The unfamiliarity of the whole thing, coupled with the conversation I had before the show began, left me feeling alone and confused in an environment I had anticipated being familiar. The cues I knew from my own experiences were missing, and the ones in their place I had difficulty understanding. It was a little lonely, being the only white parents in the room.185965286_38af90fa7b_z (1)

After the show I collected Juliet from behind the stage. I told her what a good job she did, just like every other mom there. She introduced me to all the other kids by name (or just asked them when she forgot). She started each introduction with, “This is my friend….” She hugged her friends goodbye so much I had to bribe her with ice cream to get her out of there. We thanked the teachers and she walked backward out the door, waving and smiling. She loves it at her school, and she really loved that night.

Juliet knows she is white, but she also knows she belongs. I was reminded of the truth that was, even if it didn’t quite feel like it: We weren’t alone; we were welcomed.

* * * * *

AbbyAbby lives and loves in the city of Atlanta. She swears a lot more than you would think for a public school teacher and mother of two under three. She can’t help that she loves all words. She believes in champagne for celebrating everyday life, laughing until her stomach hurts and telling the truth, even when it is hard, maybe especially then. You can find her blogging at accidentaldevotional and tweeting at @accidentaldevo. Abby loves all kinds of Girl Scout cookies and literally burning lies in her backyard fire pit.

Bing Ice Cream photo by Richard Lemarchand.

4 Thoughts.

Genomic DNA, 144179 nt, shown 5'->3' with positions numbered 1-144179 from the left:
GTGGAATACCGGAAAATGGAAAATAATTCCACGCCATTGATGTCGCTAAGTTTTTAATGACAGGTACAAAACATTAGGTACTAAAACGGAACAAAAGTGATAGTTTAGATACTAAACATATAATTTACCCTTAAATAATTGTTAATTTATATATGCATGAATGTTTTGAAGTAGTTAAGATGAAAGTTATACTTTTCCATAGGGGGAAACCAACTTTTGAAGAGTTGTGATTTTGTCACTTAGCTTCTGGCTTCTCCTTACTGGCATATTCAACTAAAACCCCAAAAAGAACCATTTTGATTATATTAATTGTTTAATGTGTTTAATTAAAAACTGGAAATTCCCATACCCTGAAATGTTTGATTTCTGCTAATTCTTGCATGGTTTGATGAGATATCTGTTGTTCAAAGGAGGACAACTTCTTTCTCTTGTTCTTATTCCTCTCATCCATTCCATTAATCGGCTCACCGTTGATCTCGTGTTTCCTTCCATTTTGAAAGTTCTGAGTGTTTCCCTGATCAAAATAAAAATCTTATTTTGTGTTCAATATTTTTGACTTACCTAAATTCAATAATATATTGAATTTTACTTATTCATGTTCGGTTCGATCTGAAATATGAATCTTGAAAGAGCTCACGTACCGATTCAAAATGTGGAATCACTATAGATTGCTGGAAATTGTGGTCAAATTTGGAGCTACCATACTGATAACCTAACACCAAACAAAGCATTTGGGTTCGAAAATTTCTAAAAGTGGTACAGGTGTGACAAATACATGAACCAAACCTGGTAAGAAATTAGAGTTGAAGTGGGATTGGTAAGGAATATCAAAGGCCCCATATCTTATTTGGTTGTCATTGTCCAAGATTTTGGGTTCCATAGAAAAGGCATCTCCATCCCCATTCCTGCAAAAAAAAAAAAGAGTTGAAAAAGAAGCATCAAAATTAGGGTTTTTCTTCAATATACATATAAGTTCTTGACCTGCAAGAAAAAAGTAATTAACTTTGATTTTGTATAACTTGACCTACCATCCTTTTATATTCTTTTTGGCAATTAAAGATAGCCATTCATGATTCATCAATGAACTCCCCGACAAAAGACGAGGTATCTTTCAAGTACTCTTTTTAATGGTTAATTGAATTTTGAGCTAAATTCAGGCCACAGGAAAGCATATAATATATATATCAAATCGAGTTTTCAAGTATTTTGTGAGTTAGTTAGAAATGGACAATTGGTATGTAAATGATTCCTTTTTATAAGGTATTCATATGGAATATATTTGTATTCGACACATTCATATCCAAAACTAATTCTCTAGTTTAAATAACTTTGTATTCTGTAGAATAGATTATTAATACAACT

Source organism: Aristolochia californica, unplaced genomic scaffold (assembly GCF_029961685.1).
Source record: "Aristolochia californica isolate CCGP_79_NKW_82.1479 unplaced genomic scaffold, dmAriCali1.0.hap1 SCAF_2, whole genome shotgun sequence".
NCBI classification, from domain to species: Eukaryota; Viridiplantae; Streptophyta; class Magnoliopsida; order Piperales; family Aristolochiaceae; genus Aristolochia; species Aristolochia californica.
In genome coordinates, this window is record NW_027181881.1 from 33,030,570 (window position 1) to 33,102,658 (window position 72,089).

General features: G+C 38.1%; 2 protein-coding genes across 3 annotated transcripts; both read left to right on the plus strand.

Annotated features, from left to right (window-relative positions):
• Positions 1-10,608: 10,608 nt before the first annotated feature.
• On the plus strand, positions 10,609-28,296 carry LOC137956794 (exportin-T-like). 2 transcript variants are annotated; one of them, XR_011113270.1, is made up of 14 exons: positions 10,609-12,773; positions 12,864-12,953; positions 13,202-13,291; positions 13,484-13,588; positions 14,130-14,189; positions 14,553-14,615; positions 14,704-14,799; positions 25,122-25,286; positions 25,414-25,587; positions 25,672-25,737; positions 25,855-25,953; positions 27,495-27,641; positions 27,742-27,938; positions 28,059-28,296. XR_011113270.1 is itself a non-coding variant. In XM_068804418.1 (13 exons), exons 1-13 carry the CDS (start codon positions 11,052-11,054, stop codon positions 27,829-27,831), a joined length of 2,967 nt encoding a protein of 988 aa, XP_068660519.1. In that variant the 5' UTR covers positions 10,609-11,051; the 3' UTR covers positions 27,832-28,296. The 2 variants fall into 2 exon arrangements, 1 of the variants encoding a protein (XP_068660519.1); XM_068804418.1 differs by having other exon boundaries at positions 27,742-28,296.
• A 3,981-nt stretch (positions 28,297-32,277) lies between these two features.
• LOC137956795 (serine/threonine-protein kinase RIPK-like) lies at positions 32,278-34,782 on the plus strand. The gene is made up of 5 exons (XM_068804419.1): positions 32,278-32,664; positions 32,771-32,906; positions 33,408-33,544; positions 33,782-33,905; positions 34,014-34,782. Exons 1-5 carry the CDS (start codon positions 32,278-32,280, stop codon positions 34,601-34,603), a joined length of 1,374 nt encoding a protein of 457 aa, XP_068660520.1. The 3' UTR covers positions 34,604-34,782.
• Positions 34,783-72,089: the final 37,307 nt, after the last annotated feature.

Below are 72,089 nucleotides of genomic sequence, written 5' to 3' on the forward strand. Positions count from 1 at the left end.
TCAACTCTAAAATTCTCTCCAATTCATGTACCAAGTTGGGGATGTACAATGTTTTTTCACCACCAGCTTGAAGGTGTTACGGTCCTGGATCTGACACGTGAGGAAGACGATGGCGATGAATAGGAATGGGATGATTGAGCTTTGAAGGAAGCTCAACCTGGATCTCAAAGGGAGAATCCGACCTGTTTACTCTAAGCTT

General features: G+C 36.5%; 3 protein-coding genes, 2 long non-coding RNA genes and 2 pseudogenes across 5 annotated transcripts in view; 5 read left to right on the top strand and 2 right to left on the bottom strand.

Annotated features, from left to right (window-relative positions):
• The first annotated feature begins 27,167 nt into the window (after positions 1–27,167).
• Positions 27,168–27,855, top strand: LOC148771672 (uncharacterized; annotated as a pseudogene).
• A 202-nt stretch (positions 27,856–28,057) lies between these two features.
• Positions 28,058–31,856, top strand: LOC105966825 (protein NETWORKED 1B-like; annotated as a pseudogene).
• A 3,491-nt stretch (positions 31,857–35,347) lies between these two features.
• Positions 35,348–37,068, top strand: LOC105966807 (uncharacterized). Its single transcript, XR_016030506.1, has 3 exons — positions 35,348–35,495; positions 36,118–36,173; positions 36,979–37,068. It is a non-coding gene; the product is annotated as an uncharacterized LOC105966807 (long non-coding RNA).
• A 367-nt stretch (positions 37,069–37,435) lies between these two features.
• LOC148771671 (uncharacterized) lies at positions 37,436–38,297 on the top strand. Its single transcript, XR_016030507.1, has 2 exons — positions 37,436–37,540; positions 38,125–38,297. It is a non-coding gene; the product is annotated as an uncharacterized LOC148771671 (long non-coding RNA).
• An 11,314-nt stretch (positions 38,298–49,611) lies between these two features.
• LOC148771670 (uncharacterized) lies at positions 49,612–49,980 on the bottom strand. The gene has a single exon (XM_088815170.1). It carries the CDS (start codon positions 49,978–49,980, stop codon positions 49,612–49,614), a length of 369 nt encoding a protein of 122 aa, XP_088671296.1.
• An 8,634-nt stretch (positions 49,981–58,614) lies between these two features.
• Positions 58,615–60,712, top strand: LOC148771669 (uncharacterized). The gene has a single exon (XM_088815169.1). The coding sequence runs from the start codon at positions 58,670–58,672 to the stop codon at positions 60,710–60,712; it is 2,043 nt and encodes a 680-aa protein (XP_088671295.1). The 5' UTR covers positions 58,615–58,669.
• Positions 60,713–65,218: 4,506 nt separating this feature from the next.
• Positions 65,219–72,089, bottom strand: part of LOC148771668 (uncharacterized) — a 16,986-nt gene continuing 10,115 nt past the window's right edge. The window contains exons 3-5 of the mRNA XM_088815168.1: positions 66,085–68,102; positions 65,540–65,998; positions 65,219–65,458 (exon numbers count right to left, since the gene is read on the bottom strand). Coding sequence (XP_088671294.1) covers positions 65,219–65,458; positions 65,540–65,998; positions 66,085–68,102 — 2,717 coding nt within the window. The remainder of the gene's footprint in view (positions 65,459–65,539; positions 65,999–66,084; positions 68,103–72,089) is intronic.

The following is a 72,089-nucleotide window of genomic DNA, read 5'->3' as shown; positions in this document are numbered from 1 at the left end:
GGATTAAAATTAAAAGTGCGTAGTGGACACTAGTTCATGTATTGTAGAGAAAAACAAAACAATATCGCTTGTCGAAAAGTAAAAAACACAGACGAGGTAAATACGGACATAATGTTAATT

1. So what did you tell her? My two year old wants to know. Most of her family and friends are brownor black and while I am white her other mother is paler than I am but Puerto Rican with dark skinned sisters and brothers. She wants to know what white means why she is white and her other mother isn’t and if its ok, I think

    Kelly, atlanta

  2. There really is something about “starting again” when you watch your kids experience race and culture for the first time. My five year old has not yet talked to me about her whiteness, but we did have a long talk the other day when she said one of her classmates (A-A with short hair) “looked like a monkey because of his skin.” Gulp. I struggled to not make a big deal out of her honest, totally innocent observation, but also wanted to communicate that we never, ever say this to someone because it might hurt their feelings.

    “But, why Mama?” she asked me, “I like monkeys.”

  3. Abby, I love this, and I love how children have a way of seeing and saying the things we as adults also recognize, but avoid articulating. I think a bit less self-consciousness and a bit more innocent bluntness would go a long way towards reconciliation and understanding. Maybe we should call town-hall-style meetings across the country and let our six-year-olds lead them!